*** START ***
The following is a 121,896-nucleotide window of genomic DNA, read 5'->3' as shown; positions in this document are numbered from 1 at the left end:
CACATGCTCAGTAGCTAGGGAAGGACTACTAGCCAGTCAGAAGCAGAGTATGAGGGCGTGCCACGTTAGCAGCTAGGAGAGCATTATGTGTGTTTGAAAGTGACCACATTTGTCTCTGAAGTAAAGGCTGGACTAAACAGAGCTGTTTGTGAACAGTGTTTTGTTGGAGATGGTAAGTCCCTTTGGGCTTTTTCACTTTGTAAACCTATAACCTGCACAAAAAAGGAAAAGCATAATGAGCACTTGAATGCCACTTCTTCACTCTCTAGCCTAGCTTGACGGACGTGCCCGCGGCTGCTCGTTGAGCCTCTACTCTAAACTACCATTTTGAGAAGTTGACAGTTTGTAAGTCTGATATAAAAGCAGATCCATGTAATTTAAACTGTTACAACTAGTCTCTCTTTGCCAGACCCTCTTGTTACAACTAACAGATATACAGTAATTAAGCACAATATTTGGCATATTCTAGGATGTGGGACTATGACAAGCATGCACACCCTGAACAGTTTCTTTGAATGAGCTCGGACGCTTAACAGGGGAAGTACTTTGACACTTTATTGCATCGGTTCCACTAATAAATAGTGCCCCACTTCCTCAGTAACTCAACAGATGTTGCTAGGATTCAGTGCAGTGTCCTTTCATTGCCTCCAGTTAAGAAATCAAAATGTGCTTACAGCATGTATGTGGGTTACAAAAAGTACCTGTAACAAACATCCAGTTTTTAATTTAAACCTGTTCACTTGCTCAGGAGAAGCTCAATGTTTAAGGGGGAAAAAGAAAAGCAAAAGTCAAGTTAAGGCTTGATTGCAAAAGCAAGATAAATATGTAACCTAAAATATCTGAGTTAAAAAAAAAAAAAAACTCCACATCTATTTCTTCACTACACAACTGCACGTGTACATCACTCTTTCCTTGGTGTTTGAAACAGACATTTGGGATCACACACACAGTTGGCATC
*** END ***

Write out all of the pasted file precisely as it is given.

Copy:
The following is a 121,896-nucleotide window of genomic DNA, read 5'->3' as shown; positions in this document are numbered from 1 at the left end:
CACATGCTCAGTAGCTAGGGAAGGACTACTAGCCAGTCAGAAGCAGAGTATGAGGGCGTGCCACGTTAGCAGCTAGGAGAGCATTATGTGTGTTTGAAAGTGACCACATTTGTCTCTGAAGTAAAGGCTGGACTAAACAGAGCTGTTTGTGAACAGTGTTTTGTTGGAGATGGTAAGTCCCTTTGGGCTTTTTCACTTTGTAAACCTATAACCTGCACAAAAAAGGAAAAGCATAATGAGCACTTGAATGCCACTTCTTCACTCTCTAGCCTAGCTTGACGGACGTGCCCGCGGCTGCTCGTTGAGCCTCTACTCTAAACTACCATTTTGAGAAGTTGACAGTTTGTAAGTCTGATATAAAAGCAGATCCATGTAATTTAAACTGTTACAACTAGTCTCTCTTTGCCAGACCCTCTTGTTACAACTAACAGATATACAGTAATTAAGCACAATATTTGGCATATTCTAGGATGTGGGACTATGACAAGCATGCACACCCTGAACAGTTTCTTTGAATGAGCTCGGACGCTTAACAGGGGAAGTACTTTGACACTTTATTGCATCGGTTCCACTAATAAATAGTGCCCCACTTCCTCAGTAACTCAACAGATGTTGCTAGGATTCAGTGCAGTGTCCTTTCATTGCCTCCAGTTAAGAAATCAAAATGTGCTTACAGCATGTATGTGGGTTACAAAAAGTACCTGTAACAAACATCCAGTTTTTAATTTAAACCTGTTCACTTGCTCAGGAGAAGCTCAATGTTTAAGGGGGAAAAAGAAAAGCAAAAGTCAAGTTAAGGCTTGATTGCAAAAGCAAGATAAATATGTAACCTAAAATATCTGAGTTAAAAAAAAAAAAAAACTCCACATCTATTTCTTCACTACACAACTGCACGTGTACATCACTCTTTCCTTGGTGTTTGAAACAGACATTTGGGATCACACACACAGTTGGCATC